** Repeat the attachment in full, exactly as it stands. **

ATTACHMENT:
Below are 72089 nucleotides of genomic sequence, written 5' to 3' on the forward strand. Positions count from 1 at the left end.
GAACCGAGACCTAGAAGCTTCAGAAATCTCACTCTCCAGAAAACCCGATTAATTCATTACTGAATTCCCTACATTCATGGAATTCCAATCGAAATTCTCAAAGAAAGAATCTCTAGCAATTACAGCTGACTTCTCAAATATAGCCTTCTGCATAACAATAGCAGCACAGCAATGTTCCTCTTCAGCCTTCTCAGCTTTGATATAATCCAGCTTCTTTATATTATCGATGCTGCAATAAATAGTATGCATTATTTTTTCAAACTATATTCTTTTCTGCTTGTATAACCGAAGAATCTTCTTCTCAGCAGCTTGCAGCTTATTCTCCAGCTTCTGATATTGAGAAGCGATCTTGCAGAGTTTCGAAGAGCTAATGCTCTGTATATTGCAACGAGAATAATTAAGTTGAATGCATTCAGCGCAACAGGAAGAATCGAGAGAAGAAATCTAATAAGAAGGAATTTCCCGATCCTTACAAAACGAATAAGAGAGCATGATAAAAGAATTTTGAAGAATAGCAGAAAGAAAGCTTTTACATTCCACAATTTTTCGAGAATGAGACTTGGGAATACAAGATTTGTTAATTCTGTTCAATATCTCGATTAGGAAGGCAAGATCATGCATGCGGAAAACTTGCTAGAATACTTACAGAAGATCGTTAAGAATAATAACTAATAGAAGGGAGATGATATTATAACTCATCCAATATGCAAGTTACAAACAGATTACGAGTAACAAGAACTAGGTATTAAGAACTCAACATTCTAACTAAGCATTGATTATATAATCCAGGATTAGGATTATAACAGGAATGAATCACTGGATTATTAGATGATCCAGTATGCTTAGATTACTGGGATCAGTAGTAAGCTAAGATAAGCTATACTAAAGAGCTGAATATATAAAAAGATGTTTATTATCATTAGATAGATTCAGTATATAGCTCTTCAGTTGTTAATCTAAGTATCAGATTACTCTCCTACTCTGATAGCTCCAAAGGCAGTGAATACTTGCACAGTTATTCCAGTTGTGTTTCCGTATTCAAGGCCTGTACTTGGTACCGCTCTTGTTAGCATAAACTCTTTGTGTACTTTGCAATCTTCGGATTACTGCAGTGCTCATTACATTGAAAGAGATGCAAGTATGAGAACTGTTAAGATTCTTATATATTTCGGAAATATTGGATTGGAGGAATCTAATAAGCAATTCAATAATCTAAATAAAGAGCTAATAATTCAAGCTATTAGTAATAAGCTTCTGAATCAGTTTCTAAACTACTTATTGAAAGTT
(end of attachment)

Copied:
Below are 72089 nucleotides of genomic sequence, written 5' to 3' on the forward strand. Positions count from 1 at the left end.
GAACCGAGACCTAGAAGCTTCAGAAATCTCACTCTCCAGAAAACCCGATTAATTCATTACTGAATTCCCTACATTCATGGAATTCCAATCGAAATTCTCAAAGAAAGAATCTCTAGCAATTACAGCTGACTTCTCAAATATAGCCTTCTGCATAACAATAGCAGCACAGCAATGTTCCTCTTCAGCCTTCTCAGCTTTGATATAATCCAGCTTCTTTATATTATCGATGCTGCAATAAATAGTATGCATTATTTTTTCAAACTATATTCTTTTCTGCTTGTATAACCGAAGAATCTTCTTCTCAGCAGCTTGCAGCTTATTCTCCAGCTTCTGATATTGAGAAGCGATCTTGCAGAGTTTCGAAGAGCTAATGCTCTGTATATTGCAACGAGAATAATTAAGTTGAATGCATTCAGCGCAACAGGAAGAATCGAGAGAAGAAATCTAATAAGAAGGAATTTCCCGATCCTTACAAAACGAATAAGAGAGCATGATAAAAGAATTTTGAAGAATAGCAGAAAGAAAGCTTTTACATTCCACAATTTTTCGAGAATGAGACTTGGGAATACAAGATTTGTTAATTCTGTTCAATATCTCGATTAGGAAGGCAAGATCATGCATGCGGAAAACTTGCTAGAATACTTACAGAAGATCGTTAAGAATAATAACTAATAGAAGGGAGATGATATTATAACTCATCCAATATGCAAGTTACAAACAGATTACGAGTAACAAGAACTAGGTATTAAGAACTCAACATTCTAACTAAGCATTGATTATATAATCCAGGATTAGGATTATAACAGGAATGAATCACTGGATTATTAGATGATCCAGTATGCTTAGATTACTGGGATCAGTAGTAAGCTAAGATAAGCTATACTAAAGAGCTGAATATATAAAAAGATGTTTATTATCATTAGATAGATTCAGTATATAGCTCTTCAGTTGTTAATCTAAGTATCAGATTACTCTCCTACTCTGATAGCTCCAAAGGCAGTGAATACTTGCACAGTTATTCCAGTTGTGTTTCCGTATTCAAGGCCTGTACTTGGTACCGCTCTTGTTAGCATAAACTCTTTGTGTACTTTGCAATCTTCGGATTACTGCAGTGCTCATTACATTGAAAGAGATGCAAGTATGAGAACTGTTAAGATTCTTATATATTTCGGAAATATTGGATTGGAGGAATCTAATAAGCAATTCAATAATCTAAATAAAGAGCTAATAATTCAAGCTATTAGTAATAAGCTTCTGAATCAGTTTCTAAACTACTTATTGAAAGTT